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Why Grand Teton National Park officials plan to trap or kill mountain goats

  • ASSOCIATED PRESS / JULY 15, 2016

    A mountain goat leads its’ kid across the Mount Evans Scenic Byway just below the summit near Idaho Springs, Colo. Spotting a mountain goat perched high on a cliff might thrill many visitors to a national park in Wyoming but park officials said Tuesday, Deb. 4, 2018, the agile animals might need to go. Grand Teton National Park officials say the park’s 100 or so mountain goats threaten a herd of about 80 bighorn sheep.

CHEYENNE, WYO. >> Spotting a mountain goat perched high on a cliff might thrill many of the millions of tourists who visit Grand Teton National Park every year, but park officials say it might be time for the agile, bearded animals to go.

Park officials announced today they’re taking public comment on a plan to kill or relocate the mountain goats.

The problem, according to the park, is Grand Teton’s 100 or so mountain goats threaten a herd of about 80 bighorn sheep. The bighorn sheep numbered as many as 125 animals just a few years ago.

The thriving goats spread disease and compete with the bighorns for food. Pneumonia, which also can be carried by herds of domestic sheep in the backcountry, is an especially severe threat for bighorn sheep populations in Wyoming and elsewhere.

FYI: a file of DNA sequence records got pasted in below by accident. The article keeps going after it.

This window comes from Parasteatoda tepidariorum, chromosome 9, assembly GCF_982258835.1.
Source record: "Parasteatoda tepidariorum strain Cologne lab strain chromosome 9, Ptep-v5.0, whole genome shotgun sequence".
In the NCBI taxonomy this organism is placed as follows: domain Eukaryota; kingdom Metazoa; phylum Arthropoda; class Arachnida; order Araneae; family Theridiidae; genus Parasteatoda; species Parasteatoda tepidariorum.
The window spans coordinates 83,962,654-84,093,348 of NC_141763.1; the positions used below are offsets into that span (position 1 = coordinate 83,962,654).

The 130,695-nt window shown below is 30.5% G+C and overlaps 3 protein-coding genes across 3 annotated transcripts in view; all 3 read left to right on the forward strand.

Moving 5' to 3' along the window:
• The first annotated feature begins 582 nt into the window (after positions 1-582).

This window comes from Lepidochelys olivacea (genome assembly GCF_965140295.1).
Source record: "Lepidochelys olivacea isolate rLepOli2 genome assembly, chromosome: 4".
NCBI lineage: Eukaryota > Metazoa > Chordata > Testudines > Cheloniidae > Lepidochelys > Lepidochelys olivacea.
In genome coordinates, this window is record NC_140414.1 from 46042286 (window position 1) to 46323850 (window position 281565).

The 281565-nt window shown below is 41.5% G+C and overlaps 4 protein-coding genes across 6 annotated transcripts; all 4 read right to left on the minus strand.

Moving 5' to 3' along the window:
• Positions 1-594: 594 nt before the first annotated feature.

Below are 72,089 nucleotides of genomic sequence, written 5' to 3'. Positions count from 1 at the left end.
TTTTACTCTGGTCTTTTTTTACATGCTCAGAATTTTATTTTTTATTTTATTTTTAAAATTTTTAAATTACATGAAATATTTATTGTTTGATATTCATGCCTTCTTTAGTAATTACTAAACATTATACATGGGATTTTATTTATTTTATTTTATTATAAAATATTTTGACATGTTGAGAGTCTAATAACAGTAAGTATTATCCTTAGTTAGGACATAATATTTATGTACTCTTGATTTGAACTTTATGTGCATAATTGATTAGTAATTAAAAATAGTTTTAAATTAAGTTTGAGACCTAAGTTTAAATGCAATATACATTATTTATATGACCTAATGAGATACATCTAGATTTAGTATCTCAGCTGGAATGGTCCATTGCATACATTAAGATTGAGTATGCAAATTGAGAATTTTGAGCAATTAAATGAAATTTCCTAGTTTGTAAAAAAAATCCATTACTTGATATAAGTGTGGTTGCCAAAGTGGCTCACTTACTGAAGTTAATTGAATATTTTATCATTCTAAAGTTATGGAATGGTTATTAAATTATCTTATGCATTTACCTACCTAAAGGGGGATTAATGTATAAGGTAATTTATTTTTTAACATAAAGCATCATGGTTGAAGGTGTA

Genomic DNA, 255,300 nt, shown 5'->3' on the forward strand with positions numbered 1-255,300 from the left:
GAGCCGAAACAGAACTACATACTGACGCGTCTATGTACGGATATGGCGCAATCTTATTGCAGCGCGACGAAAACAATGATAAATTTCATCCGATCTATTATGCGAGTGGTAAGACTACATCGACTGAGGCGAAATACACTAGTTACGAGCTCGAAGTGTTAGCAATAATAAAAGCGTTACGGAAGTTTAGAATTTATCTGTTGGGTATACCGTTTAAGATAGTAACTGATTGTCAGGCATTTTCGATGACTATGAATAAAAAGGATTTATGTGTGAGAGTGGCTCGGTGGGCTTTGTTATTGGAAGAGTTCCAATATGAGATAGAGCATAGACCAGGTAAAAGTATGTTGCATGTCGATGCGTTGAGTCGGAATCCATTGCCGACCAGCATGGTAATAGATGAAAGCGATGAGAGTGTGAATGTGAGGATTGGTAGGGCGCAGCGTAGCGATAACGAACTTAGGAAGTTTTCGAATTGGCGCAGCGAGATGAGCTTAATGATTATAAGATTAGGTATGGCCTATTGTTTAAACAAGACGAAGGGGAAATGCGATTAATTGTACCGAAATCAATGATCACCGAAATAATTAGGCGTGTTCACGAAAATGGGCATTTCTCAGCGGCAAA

Mountain goats and bighorn sheep are both native to the Rocky Mountain region. Grand Teton’s mountain goats aren’t native to the park, however. They descended from mountain goats introduced southwest of the park in the 1960s and 1970s.

Grand Teton’s bighorn sheep herd, on the other hand, is native the park and one of the smallest and most isolated bighorn sheep herds in Wyoming.

“We’ve got a management responsibility to maintain the native species, which is the bighorn sheep,” Grand Teton spokeswoman Denise Germann said.

After hearing from the public on the proposal through Jan. 6, park officials expect to decide as soon as mid-February on what to do about the mountain goats, Germann said.

The goats are reproducing rapidly. Now might be the best time to reduce or eliminate the animals before they’re too numerous to bring under control, according to the Park Service.

One wildlife biologist who studies bighorn sheep praised the proposal. Native mountain goat habitat is nowhere close to where they’ve been introduced in the U.S. to provide hunting opportunities, said Rob Roy Ramey II, with Nederland, Colorado-based Wildlife Science International, Inc.

“The very far Northern Rockies? OK,” Ramey said. “Colorado and Wyoming? I don’t buy it.”

Wildlife managers should eliminate mountain goats not only in Grand Teton but elsewhere to help struggling bighorn sheep, Ramey said.

“Unfortunately, state wildlife agencies sell nonnative wildlife viewing opportunities to the public,” Ramey said. “This is not a zoo in the wilderness. It should really be for native wildlife.”

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